Trading as entertainment Daniel Dorn (Drexel University) Paul Sengmüller (UvA Business School)
Research questions • Can entertainment motives help explain variation in trading activity across people? • What is the magnitude of entertainment-motivated trading?
Why do people tradeindividual stocks? • Savings and dissavings But: Why trade individual stocks? Why trade aggressively to begin with? • Risk sharing But: investments in the familiar • Speculation But: No-trade theorems Individuals are not very good at it
Trading as entertainment • Previous explanations for why people trade rest on perceived pecuniary benefits of trading • Black (1986, JF) and Shiller (2000) Trading as gambling Trading as a by-product of a hobby (following the financial markets)
Trading and trader data • Complete transaction history for a random sample of ~21,000 clients at a German discount broker, 1/1995-5/2000 individual stocks, bonds, mutual funds, options • Survey responses for a sub-sample of ~1,300 clients, 7/2000 objective attributes subjective attributes
Entertainment questions I enjoy investing. (”Es macht mir Spaß, mich mit Geldanlagen zu befassen.”) I enjoy risky propositions. (“Ich habe Spaß an riskanten Unternehmungen.") Games are only fun when money is involved. (“Spiele machen erst dann richtig Spaß, wenn es um Geld geht.”) In gambling, the fascination increases with the size of the bet. (“Bei Glücksspielen steigt die Faszination mit dem Wetteinsatz.") (Respondents indicate their agreement with each statement on a five-point Likert scale)
Normal vs excess turnover • “Normal” turnover can be rationalized by savings, liquidity, or rebalancing motives(similar to Barber/Odean) • Excess turnover is the remainder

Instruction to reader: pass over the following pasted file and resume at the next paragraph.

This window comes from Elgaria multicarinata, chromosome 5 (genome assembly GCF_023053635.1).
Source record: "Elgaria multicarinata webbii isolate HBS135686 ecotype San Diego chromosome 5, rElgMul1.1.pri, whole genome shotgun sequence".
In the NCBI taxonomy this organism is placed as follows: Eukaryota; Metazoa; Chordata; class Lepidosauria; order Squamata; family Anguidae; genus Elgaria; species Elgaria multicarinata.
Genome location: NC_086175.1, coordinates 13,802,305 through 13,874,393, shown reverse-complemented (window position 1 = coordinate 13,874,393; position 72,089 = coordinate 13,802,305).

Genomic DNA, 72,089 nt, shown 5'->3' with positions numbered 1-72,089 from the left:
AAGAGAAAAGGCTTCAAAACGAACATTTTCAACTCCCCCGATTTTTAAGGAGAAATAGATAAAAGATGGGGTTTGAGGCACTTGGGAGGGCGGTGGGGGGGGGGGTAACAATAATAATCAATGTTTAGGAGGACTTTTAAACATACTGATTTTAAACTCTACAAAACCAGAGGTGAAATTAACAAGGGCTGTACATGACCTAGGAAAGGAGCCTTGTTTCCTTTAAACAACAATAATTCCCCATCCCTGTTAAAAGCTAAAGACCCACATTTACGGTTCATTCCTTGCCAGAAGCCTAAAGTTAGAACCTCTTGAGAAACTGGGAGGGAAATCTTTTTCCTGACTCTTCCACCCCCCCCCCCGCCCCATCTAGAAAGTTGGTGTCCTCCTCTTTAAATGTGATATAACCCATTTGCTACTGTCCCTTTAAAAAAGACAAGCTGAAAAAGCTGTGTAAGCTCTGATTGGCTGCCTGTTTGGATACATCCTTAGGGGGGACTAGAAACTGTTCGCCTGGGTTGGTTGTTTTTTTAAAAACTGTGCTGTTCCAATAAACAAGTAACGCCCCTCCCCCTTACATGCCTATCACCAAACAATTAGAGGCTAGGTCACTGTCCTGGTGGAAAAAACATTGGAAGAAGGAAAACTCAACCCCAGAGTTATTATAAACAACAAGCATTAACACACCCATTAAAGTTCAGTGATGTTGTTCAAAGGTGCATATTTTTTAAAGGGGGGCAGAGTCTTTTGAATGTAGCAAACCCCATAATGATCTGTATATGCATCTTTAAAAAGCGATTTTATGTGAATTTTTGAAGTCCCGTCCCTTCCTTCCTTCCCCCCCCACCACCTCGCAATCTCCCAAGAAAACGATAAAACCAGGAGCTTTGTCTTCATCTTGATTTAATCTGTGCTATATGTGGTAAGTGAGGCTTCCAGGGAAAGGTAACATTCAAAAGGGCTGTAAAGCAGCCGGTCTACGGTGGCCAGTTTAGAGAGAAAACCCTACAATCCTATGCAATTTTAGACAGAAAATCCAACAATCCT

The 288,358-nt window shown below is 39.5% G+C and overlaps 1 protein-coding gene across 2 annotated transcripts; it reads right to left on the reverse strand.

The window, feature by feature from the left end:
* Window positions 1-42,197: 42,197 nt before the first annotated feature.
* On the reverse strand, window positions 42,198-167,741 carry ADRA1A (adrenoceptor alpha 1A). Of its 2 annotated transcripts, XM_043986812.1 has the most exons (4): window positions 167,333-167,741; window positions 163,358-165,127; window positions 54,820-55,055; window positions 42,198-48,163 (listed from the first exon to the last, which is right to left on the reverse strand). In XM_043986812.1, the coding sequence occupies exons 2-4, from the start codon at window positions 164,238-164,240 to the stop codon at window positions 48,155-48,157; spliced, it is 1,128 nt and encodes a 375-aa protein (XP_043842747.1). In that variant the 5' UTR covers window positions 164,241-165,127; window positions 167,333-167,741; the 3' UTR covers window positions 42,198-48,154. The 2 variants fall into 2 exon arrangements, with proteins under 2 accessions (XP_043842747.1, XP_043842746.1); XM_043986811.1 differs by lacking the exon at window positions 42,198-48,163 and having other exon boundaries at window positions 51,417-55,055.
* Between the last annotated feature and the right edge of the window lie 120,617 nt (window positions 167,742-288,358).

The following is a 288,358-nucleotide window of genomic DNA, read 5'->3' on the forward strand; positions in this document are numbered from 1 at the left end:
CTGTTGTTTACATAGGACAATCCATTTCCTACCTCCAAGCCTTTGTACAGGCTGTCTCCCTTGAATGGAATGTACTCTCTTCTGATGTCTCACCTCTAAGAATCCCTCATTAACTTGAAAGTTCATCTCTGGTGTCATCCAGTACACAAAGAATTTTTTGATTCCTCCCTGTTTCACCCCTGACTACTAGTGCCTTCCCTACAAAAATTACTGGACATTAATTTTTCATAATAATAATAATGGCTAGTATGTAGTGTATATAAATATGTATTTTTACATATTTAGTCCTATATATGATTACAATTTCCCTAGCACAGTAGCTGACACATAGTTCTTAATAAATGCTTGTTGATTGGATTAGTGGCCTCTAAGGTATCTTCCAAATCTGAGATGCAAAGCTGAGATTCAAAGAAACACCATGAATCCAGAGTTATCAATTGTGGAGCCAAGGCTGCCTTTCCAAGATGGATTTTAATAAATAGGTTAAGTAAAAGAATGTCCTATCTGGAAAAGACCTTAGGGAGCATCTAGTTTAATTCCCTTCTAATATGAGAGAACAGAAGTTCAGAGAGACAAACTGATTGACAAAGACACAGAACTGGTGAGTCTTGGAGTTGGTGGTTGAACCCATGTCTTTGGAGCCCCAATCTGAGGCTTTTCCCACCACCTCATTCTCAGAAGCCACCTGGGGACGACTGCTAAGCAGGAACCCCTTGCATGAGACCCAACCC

Hypotheses • Investors who enjoy investing will trade more. • Investors who enjoy gambling will trade more. • Differences in trading activity between entertainment-driven traders and others shows up as excess, not normal, turnover.
People who enjoy risky propositionstrade more “excessively”
Multi-variate setting Similar results when we control for • Gender (+) • Age (-) • Educational attainment • Self-employment (+) • Income • Wealth (-)
Alternative explanations • Unimportant accounts drive results. • There is an omitted variable linked to survey participation. • Portfolio returns lead trading activity. People enjoy investing or gambling more after periods of high returns. • Overconfident investors trade more. Overconfident investors enjoy investing more.
Unimportant accounts? • Perhaps people who enjoy investing/gambling have more accounts elsewhere, e.g., full-service accounts • Overall, their trading activity may be similar to those of their peers, but they trade more in discount accounts
Unimportant accounts cannot explain the results All accounts Only important accounts
Non-response bias • Entertainment attributes are spuriously correlated with an unobserved variable that drives both survey participation and trading activity • Second stage of Heckman two-stage selection model returns similar results
Overconfidence Infer overconfidence from agreement with: • “I'm much better informed than the average investor.” • “My past investment successes were, above all, due to my specific skills.” • “I control and am fully responsible for the results of my investment decisions.”
Overconfidence • Only agreement with 1. “better than average” is positively correlated with trading activity (see also Glaser and Weber) • Inclusion of overconfidence attributes does not affect coefficients of entertainment attributes in multivariate regression
Conclusion • Entertainment motives appear to be important drivers of variation in trading activity across people • Trading may be hazardous to your wealth, but welfare implications are not that obvious • Does the availability of entertainment alternatives affect noise trader activity?